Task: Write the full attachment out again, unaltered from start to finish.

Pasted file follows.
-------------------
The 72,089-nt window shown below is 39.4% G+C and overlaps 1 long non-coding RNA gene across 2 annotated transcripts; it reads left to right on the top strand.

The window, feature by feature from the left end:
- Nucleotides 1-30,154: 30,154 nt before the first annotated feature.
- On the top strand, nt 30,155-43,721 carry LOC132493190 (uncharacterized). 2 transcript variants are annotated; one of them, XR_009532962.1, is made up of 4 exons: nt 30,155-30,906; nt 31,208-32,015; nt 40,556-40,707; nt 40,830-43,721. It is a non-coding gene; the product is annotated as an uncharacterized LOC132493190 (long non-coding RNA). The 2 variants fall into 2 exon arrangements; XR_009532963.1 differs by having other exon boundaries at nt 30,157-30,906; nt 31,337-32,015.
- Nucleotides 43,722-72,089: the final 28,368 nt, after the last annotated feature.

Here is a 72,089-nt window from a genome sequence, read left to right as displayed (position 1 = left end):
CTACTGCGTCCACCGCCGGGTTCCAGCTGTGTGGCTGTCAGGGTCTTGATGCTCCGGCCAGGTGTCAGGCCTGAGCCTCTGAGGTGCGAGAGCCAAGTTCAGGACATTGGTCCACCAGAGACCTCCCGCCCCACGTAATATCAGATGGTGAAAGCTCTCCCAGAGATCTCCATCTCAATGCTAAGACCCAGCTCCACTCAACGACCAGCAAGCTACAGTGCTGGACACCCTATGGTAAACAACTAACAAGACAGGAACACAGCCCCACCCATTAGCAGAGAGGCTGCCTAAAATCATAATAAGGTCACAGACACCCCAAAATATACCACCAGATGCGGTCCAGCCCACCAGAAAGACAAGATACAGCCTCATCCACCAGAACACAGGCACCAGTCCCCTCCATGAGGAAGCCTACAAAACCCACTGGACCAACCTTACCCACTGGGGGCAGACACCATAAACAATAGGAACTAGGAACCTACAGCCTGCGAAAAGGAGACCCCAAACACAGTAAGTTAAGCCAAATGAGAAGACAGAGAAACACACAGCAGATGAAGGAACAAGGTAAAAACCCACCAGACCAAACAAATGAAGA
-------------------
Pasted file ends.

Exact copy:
The 72,089-nt window shown below is 39.4% G+C and overlaps 1 long non-coding RNA gene across 2 annotated transcripts; it reads left to right on the top strand.

The window, feature by feature from the left end:
- Nucleotides 1-30,154: 30,154 nt before the first annotated feature.
- On the top strand, nt 30,155-43,721 carry LOC132493190 (uncharacterized). 2 transcript variants are annotated; one of them, XR_009532962.1, is made up of 4 exons: nt 30,155-30,906; nt 31,208-32,015; nt 40,556-40,707; nt 40,830-43,721. It is a non-coding gene; the product is annotated as an uncharacterized LOC132493190 (long non-coding RNA). The 2 variants fall into 2 exon arrangements; XR_009532963.1 differs by having other exon boundaries at nt 30,157-30,906; nt 31,337-32,015.
- Nucleotides 43,722-72,089: the final 28,368 nt, after the last annotated feature.

Here is a 72,089-nt window from a genome sequence, read left to right as displayed (position 1 = left end):
CTACTGCGTCCACCGCCGGGTTCCAGCTGTGTGGCTGTCAGGGTCTTGATGCTCCGGCCAGGTGTCAGGCCTGAGCCTCTGAGGTGCGAGAGCCAAGTTCAGGACATTGGTCCACCAGAGACCTCCCGCCCCACGTAATATCAGATGGTGAAAGCTCTCCCAGAGATCTCCATCTCAATGCTAAGACCCAGCTCCACTCAACGACCAGCAAGCTACAGTGCTGGACACCCTATGGTAAACAACTAACAAGACAGGAACACAGCCCCACCCATTAGCAGAGAGGCTGCCTAAAATCATAATAAGGTCACAGACACCCCAAAATATACCACCAGATGCGGTCCAGCCCACCAGAAAGACAAGATACAGCCTCATCCACCAGAACACAGGCACCAGTCCCCTCCATGAGGAAGCCTACAAAACCCACTGGACCAACCTTACCCACTGGGGGCAGACACCATAAACAATAGGAACTAGGAACCTACAGCCTGCGAAAAGGAGACCCCAAACACAGTAAGTTAAGCCAAATGAGAAGACAGAGAAACACACAGCAGATGAAGGAACAAGGTAAAAACCCACCAGACCAAACAAATGAAGA